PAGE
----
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Open Access Highly Accessed Research article

A comparison of perioperative outcomes of Video-Assisted Thoracic Surgical (VATS) Lobectomy with open thoracotomy and lobectomy: Results of an analysis using propensity score based weighting

Walter J Scott*, Ronald S Matteotti, Brian L Egleston, Salewa Oseni and James F Flaherty

Author Affiliations

Fox Chase Cancer Center, Philadelphia, Pennsylvania, USA

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Annals of Surgical Innovation and Research 2010, 4:1  doi:10.1186/1750-1164-4-1

Published: 22 March 2010

Abstract

Background

Randomized trials comparing VATS lobectomy to open lobectomy are of small size. We analyzed a case-control series using propensity score-weighting to adjust for important covariates in order to compare the clinical outcomes of the two techniques.

Methods

We compared patients undergoing lobectomy for clinical stage I lung cancer (NSCLC) by either VATS or open (THOR) methods. Inverse probability of treatment weighted estimators, with weights derived from propensity scores, were used to adjust cohorts for determinants of perioperative morbidity and mortality including age, gender, preop FEV1, ASA class, and Charlson Comorbidity Index (CCI). Bootstrap methods provided standard errors. Endpoints were postoperative stay (LOS), chest tube duration, complications, and lymph node retrieval.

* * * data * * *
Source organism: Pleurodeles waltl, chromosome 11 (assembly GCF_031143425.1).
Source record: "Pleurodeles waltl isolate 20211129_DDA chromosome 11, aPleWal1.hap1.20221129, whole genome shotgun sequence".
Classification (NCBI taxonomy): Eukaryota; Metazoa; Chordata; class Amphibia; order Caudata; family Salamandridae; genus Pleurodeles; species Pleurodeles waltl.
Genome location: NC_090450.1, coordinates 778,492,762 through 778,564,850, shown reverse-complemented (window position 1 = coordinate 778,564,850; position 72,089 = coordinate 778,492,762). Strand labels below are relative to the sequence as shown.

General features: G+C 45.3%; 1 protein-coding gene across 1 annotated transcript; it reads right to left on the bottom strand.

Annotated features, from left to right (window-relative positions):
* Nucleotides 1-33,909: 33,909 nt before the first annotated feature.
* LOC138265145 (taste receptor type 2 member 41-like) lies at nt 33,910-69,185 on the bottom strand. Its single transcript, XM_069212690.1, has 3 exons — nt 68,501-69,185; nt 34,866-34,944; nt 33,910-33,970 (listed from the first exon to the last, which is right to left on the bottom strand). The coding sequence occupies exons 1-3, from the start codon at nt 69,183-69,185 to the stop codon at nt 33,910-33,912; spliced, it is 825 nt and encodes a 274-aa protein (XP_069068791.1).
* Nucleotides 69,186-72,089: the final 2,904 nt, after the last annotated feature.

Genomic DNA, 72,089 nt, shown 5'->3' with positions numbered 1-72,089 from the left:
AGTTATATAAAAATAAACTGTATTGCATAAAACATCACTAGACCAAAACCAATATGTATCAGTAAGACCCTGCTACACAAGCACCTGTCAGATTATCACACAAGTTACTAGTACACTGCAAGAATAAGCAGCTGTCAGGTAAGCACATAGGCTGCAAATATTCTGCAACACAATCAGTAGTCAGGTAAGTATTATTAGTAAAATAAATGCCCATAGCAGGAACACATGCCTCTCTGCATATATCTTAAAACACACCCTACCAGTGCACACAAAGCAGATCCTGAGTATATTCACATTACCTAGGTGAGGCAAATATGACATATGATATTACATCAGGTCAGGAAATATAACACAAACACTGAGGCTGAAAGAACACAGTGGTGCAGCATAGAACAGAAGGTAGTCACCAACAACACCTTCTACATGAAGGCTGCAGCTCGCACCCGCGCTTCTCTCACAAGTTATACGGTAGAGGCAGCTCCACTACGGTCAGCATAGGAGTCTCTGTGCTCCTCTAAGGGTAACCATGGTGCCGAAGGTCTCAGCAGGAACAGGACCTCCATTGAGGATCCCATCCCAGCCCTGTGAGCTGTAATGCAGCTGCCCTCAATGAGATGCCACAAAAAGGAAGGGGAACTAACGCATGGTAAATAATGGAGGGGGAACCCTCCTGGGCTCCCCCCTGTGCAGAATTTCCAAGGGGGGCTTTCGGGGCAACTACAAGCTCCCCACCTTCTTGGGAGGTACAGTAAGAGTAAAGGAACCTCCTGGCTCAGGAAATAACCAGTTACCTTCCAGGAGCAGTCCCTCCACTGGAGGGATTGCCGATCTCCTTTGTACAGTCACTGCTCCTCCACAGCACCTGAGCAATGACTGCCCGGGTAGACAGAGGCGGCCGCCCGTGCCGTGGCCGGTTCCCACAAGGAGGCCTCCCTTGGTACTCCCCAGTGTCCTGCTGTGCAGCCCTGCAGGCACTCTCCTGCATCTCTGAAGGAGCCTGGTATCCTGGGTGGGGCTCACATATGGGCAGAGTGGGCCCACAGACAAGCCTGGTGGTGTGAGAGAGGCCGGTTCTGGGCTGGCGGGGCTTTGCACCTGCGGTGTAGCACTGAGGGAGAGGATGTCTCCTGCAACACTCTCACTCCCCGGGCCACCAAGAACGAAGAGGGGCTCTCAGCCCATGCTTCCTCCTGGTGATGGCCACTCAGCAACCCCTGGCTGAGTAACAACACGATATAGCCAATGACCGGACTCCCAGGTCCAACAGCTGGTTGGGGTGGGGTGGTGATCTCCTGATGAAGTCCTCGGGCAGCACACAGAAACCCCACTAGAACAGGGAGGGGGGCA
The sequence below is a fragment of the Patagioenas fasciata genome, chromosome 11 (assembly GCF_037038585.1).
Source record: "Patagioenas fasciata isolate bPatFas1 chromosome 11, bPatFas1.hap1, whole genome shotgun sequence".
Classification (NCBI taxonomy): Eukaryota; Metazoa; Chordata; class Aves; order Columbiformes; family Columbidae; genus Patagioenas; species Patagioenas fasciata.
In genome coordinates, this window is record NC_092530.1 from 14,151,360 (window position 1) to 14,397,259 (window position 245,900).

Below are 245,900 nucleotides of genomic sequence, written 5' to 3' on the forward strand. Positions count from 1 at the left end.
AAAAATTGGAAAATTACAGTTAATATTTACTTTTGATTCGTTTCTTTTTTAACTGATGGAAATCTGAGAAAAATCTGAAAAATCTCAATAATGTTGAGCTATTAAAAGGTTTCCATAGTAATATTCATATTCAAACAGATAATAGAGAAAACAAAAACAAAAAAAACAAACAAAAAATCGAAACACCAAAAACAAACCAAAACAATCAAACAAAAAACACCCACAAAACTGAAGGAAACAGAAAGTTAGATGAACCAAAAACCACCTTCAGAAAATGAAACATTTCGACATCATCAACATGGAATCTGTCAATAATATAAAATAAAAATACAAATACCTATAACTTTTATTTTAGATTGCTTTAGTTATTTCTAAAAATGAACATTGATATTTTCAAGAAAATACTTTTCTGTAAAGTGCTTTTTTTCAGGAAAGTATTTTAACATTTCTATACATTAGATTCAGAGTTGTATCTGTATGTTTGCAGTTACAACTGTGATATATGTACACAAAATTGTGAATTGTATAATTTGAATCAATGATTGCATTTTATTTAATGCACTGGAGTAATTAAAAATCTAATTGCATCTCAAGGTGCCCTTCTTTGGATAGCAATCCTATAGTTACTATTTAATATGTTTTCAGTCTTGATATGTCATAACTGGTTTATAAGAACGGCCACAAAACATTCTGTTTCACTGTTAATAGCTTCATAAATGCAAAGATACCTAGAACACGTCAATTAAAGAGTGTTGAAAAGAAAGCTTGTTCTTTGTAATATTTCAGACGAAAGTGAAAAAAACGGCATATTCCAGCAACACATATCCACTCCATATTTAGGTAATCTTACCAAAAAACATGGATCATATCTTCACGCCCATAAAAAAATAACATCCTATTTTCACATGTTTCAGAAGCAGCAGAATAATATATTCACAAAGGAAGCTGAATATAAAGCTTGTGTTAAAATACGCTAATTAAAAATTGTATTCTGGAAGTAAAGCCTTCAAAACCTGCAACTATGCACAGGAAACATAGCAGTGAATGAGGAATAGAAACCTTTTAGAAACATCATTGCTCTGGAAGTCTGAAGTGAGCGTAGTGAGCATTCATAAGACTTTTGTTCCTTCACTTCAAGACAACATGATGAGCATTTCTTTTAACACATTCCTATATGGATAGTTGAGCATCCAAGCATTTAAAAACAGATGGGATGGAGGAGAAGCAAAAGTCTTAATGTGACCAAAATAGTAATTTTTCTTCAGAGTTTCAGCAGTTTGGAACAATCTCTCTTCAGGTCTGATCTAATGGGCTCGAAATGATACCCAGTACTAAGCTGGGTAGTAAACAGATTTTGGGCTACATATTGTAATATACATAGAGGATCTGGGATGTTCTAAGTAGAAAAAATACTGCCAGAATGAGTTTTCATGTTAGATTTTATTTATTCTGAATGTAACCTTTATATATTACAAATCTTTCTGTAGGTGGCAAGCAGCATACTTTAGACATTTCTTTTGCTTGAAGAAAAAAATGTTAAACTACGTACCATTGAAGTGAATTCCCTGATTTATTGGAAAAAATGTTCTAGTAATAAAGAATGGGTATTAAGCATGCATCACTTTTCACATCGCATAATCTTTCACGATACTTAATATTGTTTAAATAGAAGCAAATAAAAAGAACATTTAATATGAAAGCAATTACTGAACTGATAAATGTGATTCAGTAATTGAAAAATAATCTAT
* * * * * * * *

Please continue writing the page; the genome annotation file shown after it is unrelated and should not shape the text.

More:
Results

We analyzed 136 consecutive lobectomy patients. Operative mortality was 1/62 (1.6%) for THOR and 1/74 (1.4%) for VATS, P = 1.00. 5/74 (6.7%) VATS were converted to open procedures. Adjusted median LOS was 7 days (THOR) versus 4 days (VATS), P < 0.0001, HR = 0.33. Adjusted median chest tube duration (days) was 5 (THOR) versus 3 (VATS), P < 0.0001, HR = 0.42. Complication rates were 39% (THOR) versus 34% (VATS), P = 0.61. Adjusted mean number of lymph nodes dissected per patient was 18.1 (THOR) versus 14.8 (VATS), p = 0.17.

Conclusions

After balancing covariates that affect morbidity, mortality and LOS in this case-control series using propensity-weighting, the results confirm that VATS lobectomy is associated with a statistically significant shorter LOS, similar mortality and complication rates and similar rates of lymph node removal in patients with clinical stage I NSCLC.